Comment : The town crier's job can be traced back as far as 1066, when news of Britain's first invasion by King William of Normandy [William the Conqueror] [and the defeat and death of Harold] [were] passed from town to town by people specifically employed to call out the king's proclamation. A town crier is a person who is employed by a town council to make public announcements in the streets. Town criers could well be described as “historical newscasters”. They carry a hand bell to attract people's attention, as they shout the words "Oyez, Oyez!" before making their announcements. The words "Oyez, Oyez!" mean "hear ye", which is a call for silence and attention. Oyez derives from the Anglo-Norman language for listen. The origin of the word “stentorian” has been attributed to the Greek warrior Stentor, who played a part in the Trojan war and whose voice was said to be as powerful as the voices of 50 other men. In Medieval England, town criers were the chief means of news communication with the people of the town since many people could not read or write. Town criers were protected by law. "Don't shoot the messenger" was a very real command; anything that was done to a town crier was deemed to be done to the King and was therefore a treasonable offence. Usually people of standing in the community were chosen as criers, for they had to be able to write and read the official proclamations. Often they were a husband and wife team with the wife ringing the large hand bell and the husband doing the shouting. The town crier was rewarded for his services with a pair of shoes and a few trifles. The Town crier would read a proclamation, usually at the door of the local inn, then nail it to the doorpost of the inn. The tradition has resulted in the expression "posting a notice" and the naming of newspapers as "The Post". Royal proclamations, local bylaws, market days, adverts, even selling loaves of sugar were all proclaimed by a bellman or crier throughout the centuries. (Roy Goodwiin)Town criers could well be described as “historical newscasters”. It is known that the tradition was started in ancient Greece, when heralds were used to announce the severing of relationships which would lead to an official proclamation of war. The herald would also be used to bear proposals of truce or armistice. The origin of the word “stentorian” has been attributed to the Greek warrior Stentor, who played a part in the Trojan war and whose voice was said to be as powerful as the voices of 50 other men. The first use of criers in the British Isles was said to date back to Norman times, when the cry “oyez, oyez, oyez”, (old French for “hear ye”) was used to draw the attention of the mostly illiterate public to matters of importance. As town criers enjoyed royal protection, the command “don’t shoot the messenger” had very real significance. Criers or bellmen were usually people of some standing in the community, as they had to be able to read and write the proclamations. The crier would read a proclamation, usually at the door of the local inn, then nail it to the door post – which is where the expression “posting a notice” comes from, as well as naming newspapers as the post. Criers were used to issue warnings and acted as conveyors of local news. In Haddington, East Lothian, after a fire which destroyed one side of the High Street in 1598, the “coal and candle” proclamation was introduced. This was an instruction to the burghers to acquaint themselves with every device for fire prevention. The proclamation was announced by the town crier nightly except Sunday from Martinmas to Candlemas. The town crier was rewarded for his services with a pair of shoes and a few trifles. Women were often employed in spreading the news of items which had been lost, the arrival of fresh food at the market or some piece of local intelligence. One such person was Beetty Dick of Dalkeith in Midlothian (1693-1773). Beetty used a large wooden trencher which she hit with a spoon. The din was just about enough to stir the graveyard. The sound would rattle out at different places in the town, causing crowds to assemble to hear the latest announcement, for which Beetty charged the sum of one penny. Every night she was employed to bawl out “tripe, piping hot, ready for supper the nicht at 8 o’clock at Jeanie Mcmillan’s, head of North Wynd. Gang hame, bairns, and tell your folks about it.” Beetty Dick was succeeded by Peggy Haswell and the spoon and trencher gave way to the hand-bell as the means of rousing the townspeople eager for news. After Peggy, the bell went to Jessie Garvald, who was nicknamed “garvald gundy”. This was on account of a delicious sweetmeat known as gundy which she manufactured, and which was popular with children. Jessie was succeeded by Grizzie Brown, better known as “bell greasy”, who was the last to use a hand bell in the capacity as town crier. The magistrates decided after her duties had ceased that a drum would be more dignified, although much more expensive at 18 pence for announcements. In the capital city of Edinburgh, one of the last known town criers was George Pratt – about the year 1784 – who was noted for his pompous delivery in discharging his duties. George had a high opinion of the importance and dignity of his situation as a public officer. Deeply imbued with this sentiment, George gave forth his intimations to the inhabitants – it might be to announce the arrival of a fresh supply of skate – with an air and manner at once imposing and edifying. Unfortunately he failed to impress the boys of the town with the same respect for his person and his office that he entertained himself, the irreverent young rogues took every opportunity of annoying him. They persecuted him with the cry of “quack, quack!” – a monosyllable which was particularly offensive to his ears. This cry was sometimes varied into “swallow’s nest”, a phrase which he also abominated, as it made an allusion to a personal deformity – a large wen that grew beneath his chin. Although we have access to many different, almost instant, types of communication these days there is still a place for “communication with a human face”. Town criers are used to lead parades, open supermarkets, launch ships, attend official functions and act as ambassadors of good will on any occasion when a flamboyantly dressed character can be deployed to draw attention to what is happening. (Puddock Wull, “Town Crier History”)Town criers are also present in Africa; Victor Kofi Agawu wrote a study on music of the Northern Ewe culture area in the Volta Region of Ghana, West Africa. « Town criers continue to play the role of messenger for various people in authority : chiefs, queen mothers, group leaders, caln heads, and elders. Although the incidence in urban contexts of this form of outdoor proclamation has been partly eroded by modern means of communication, the practice is still heard in the more traditional and older sections of big cities as well as in rural areas. A call to manual labor, the onset of war, the announcement of a death, the setting up of a law or prohibition, or the invitation to a meeting : these are the sorts of things that a town crier announces. In Akpafu, for example, the twon crier may be heard in the early evening when most people are back from their farms, and when the sound of his voice is likely to carry. As soon as the town crier’s bell is sounded, everyone is required to give him full attention. The principles behind the organization of an announcement resemble those that constrain the use of drums as speech surrogates. Both modes of communication operate in an aural mode, and both involve the dissemination in coded form of specific verbal messages. But there are differences as well. While drums transmit messages across greater distances (for example, from one village to the next), the town crier can only reach a section of the village at any one time. (No human being has yet been endowed with a voice that has the carrying power of a talking drum). That is why the town crier typically repeats his announcement in three of four different locations whithin the town or village. Moreover, a message on the talking drum is subject to more intricate coding than that of a town crier. Since drums can only reproduce the tonal and rhythmic patterns of speech, they must rely on “phatic” elements (noise killers, abbreviations, attention callers) to convey a message. The town crier, on the other hand, speaks in ordinary language, albeit one that is performed, and hence not so ordinary. So while ot takes some skill to decode a talking-drum message, it takes only an understanding of the language to decode a town crier’s announcement. [Here is a description of] a transcription of an Akpafu town crier’s announcement : Two instruments are used in this performance. The first is, of course, the announcer’s voice; the second is a bell with a loud and piercing sound, the same bell taht functions as the “heartbeat” of Ewe drum ensembles. This particular performance begins with the striking of the bell ten times, the strokes accelerating towards the end. Then, after a brief pause, the bell is struck three more times, followed by another pause. It is then struck twelve times and then.after a pause.three more times. The spoken announcement follows, after which the bell is struck three more times to signal closure. There is nothing sacred about the pattern 10 + 3 + 12 +3. What is important is the rhetorical use of silence to arrest listener’s attention. [...] Here, however, silence is meant to elicit silence, not verbal expression. Performed in seven brief and nearly equal time segments, the spoken part of the announcement acquires a periodicity stricter than that of normal speech. (Victot Kofi Agawu)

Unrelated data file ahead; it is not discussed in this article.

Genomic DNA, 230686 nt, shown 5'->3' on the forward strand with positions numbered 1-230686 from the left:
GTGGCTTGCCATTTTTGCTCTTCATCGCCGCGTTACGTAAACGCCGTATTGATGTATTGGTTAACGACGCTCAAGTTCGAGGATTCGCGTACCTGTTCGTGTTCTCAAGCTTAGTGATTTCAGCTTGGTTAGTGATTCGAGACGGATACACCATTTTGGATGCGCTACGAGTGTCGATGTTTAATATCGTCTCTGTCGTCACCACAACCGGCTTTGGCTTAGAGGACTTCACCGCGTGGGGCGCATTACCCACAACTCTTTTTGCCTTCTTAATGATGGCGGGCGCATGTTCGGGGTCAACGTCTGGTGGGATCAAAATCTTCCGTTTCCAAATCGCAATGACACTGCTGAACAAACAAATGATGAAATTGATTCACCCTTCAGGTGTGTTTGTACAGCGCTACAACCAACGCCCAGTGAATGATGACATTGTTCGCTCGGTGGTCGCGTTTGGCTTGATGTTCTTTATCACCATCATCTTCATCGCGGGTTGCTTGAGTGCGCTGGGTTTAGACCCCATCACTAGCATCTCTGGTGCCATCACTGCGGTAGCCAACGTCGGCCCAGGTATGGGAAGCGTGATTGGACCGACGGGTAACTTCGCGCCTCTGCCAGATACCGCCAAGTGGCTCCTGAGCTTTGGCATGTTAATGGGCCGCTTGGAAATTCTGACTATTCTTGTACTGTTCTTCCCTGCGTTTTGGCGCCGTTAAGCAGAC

French comment : Le crieur public est une personne chargée d'annoncer au public de l'information. Il se promène dans la localité, s'arrête à certains endroits, annonce sa présence par un appel sonore (tambour, clochette, trompette...) et commence à lire son texte. Son existence était importante dans l'Antiquité (notamment en Grèce), au Moyen Âge, et même jusque dans les années 1960 dans les villages suisses. L'Angleterre, le Canada et l'Australie ont encore un énorme contingent de crieurs publics avec un renouveau depuis 1980. En Basse-Bretagne jusqu'à la fin du XIXe siècle , les crieurs se colportaient en criant les informations locales d'une ville, d'un village ou d'un hameau à l'autre, à la manière d'un véritable relais de transmission oral. L'un d'eux, Youenn Daougabel, aurait bénéficié à l'époque d'une certaine notoriété. Au Canada, Peter Cox d'Halifax (35 ans de métier) et Daniel Richer (dit « Laflêche d'Ottawa », 27 ans de métier) exercent encore le métier de crieur à plein temps. On peut les entendre lors d'évènements sociaux, artistiques ou à connotation amoureuse. Dans de nombreuses villes africaines, la fonction de crieur public existe encore, mais l'individu a été remplacé par un véhicule sonorisé. Ainsi, à Douala, ces « véhicules-crieurs publics » ont été affectueusement surnommés les papas-Douala. En Afrique du Sud, on retrouve aussi le crieur de baleine, chargé d'annoncer l'arrivée de baleines dans la baie et à quel endroit on peut les observer. (Compiled from various sources)
Source : Agawu, Victor Kofi (1995), “African Rhythm — A Northern Ewe Perspective”, Cambridge University Press Archive, p.11 and pp.44-50.
Source : Offenstadt, Nicolas (2004), "Les crieurs publics à la fin du Moyen Âge. Enjeux d’une recherche", C. Boudreau, K. Fianu, C. Gauvard et M. Hébert (éd.), Information et société en Occident à la fin du Moyen Âge, Paris, Publications de la Sorbonne, 2004, pp. 203-217.
Source : Gauvard, Claude, Libera, Alain de, Zink, Michel (éd.) (2002), "Cris, crieurs", in Dictionnaire du Moyen Age, Paris, PUF.
Urls : http://www.scottishtowncrier.com/history.html (last visited ) http://www.youtube.com/watch?v=byrUnTdQRfU (last visited ) http://www.youtube.com/watch?v=_U4NB64O2pc (last visited )